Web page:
Blame Sigmund Freud for vaginal orgasm snobbery. Freud taught that women weren’t psychologically mature until they abandoned “clitorial orgasms” and demonstrated their embrace of their role as wives and mothers by having “vaginal orgasms” during sex with their husbands.
Freud’s distinction was about psychosexual symbolism, not anatomy. His speculative, sexist dichotomy has been rejected by psychiatrists and sex educators alike. Classifying orgasms as “vaginal” or “clitoral” is misleading because it ignores how orgasms actually work.
All orgasms are rhythmic contractions of the pelvic floor triggered by a spinal reflex. The reflex has both cognitive and sensory inputs and any combination that exceeds the threshold can trigger the reflex. This helps explain why some people can climax from fantasy, or from non-genital touching. It also calls into question the assumption that we need to posit a specific organ or structure that corresponds to the g‑spot. Some women can orgasm from kissing, but nobody assumes there must be a k‑spot to explain it. We just accept that kissing is a huge turn-on for them. The fact that some women have orgasms during intercourse could just mean it’s a huge turn-on.
Furthermore, what Freud would call a “vaginal” (intercourse-induced) orgasm may involve internal or external clitoral stimulation. The clitoris has internal branches that can be stimulated through the walls of the vagina. Different sexual positions can also deliver more or less external clitoral sitmulation.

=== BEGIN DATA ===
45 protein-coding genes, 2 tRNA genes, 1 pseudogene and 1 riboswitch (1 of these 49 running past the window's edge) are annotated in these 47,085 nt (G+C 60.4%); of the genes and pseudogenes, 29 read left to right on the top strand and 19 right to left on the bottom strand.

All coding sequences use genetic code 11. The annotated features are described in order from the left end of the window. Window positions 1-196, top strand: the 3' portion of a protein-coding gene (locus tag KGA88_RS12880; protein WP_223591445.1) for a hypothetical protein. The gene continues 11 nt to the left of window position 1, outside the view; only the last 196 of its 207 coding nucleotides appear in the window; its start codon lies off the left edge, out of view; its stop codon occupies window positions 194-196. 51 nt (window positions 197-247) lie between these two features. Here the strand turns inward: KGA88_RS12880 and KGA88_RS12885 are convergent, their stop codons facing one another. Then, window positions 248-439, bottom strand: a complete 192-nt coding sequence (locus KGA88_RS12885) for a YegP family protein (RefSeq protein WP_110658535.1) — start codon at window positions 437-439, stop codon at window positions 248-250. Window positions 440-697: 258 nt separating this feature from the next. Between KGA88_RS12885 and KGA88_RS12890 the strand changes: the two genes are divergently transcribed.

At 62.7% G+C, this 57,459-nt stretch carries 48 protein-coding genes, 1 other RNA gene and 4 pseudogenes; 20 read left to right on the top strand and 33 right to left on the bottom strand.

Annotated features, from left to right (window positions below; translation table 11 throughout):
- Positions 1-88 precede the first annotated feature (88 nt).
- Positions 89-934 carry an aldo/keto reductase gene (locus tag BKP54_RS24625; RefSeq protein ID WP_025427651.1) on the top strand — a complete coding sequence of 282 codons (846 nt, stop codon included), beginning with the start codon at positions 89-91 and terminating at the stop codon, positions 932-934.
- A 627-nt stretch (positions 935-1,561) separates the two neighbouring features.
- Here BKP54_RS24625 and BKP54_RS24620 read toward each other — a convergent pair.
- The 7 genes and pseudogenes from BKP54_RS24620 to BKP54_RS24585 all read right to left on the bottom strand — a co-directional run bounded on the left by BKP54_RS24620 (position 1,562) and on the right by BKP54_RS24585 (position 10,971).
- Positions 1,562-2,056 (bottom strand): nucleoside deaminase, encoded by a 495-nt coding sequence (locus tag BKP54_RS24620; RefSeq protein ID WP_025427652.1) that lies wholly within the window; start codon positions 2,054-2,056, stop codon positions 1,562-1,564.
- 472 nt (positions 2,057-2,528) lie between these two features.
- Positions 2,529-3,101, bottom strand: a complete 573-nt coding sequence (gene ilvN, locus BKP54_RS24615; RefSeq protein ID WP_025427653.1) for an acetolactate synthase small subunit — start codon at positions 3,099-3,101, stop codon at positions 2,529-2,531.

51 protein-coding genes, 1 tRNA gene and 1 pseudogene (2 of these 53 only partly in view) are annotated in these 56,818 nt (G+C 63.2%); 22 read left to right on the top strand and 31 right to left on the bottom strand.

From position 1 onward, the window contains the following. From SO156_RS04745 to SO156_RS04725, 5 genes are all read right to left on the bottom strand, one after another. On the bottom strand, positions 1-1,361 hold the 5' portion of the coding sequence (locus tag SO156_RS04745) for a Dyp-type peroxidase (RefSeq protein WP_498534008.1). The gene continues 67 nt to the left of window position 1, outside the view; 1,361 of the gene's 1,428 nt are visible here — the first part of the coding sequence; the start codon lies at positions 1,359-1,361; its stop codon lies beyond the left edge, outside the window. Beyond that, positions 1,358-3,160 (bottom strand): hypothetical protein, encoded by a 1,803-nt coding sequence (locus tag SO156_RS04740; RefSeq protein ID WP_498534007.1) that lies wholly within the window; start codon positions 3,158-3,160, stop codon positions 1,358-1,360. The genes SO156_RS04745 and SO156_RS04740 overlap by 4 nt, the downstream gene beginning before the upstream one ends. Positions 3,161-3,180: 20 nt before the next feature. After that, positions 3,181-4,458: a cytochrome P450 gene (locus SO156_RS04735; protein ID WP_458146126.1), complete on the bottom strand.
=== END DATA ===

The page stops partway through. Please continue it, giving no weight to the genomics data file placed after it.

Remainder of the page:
Unless you’re in the grip of Freudian theory, or a sentimental attachment to the ideal of the vaginal orgasm, there’s no reason to posit the existence of a specific g‑spot organ at all. We don’t need it to explain “vaginal” orgasms and exhaustive searches have turned up nothing but false leads.
The search for the g‑spot is like the search for Ogopogo, the sea monster that supposedly dwells in Lake Okanagan. The lake isn’t that big. Cryptozoologists have scoured it and found nothing. There aren’t vast expanses of uncharted territory in there. It’s time to move on.
There’s no reason to assume a priori that all women are endowed with the capacity for orgasm by unassisted penetration and that only fancy toys or exotic sex positions or psychotherapy can unlock.
Whatever anatomists may discover about female anatomy, the discourse around the so-called “g‑spot” needs to change.
Finding out if you “have a g‑spot” just means stimulating the front wall of your vagina in various ways and seeing if you like any of them. If you do, call it whatever you want. If you don’t, move on to something you like better. It’s not a test you pass or fail. It’s a matter of personal preference.
The legend* of the anatomical g‑spot makes women feel like losers rather than conaisseurs if they don’t like a certain kind of sex. If we posit that every woman has a dedicated vaginal pleasure organ, then women who don’t respond in the prescribed way must either be anatomically defective, lacking in self-knowledge, or deficient in sexual technique. Whereas, if we think about the front vaginal wall like any other potentially erogenous zone, we can accept women as authorities about their own sexual response, just like men.
*I call it a legend rather than a myth because legends may have some basis in fact, even if their current function is more mythic than informative.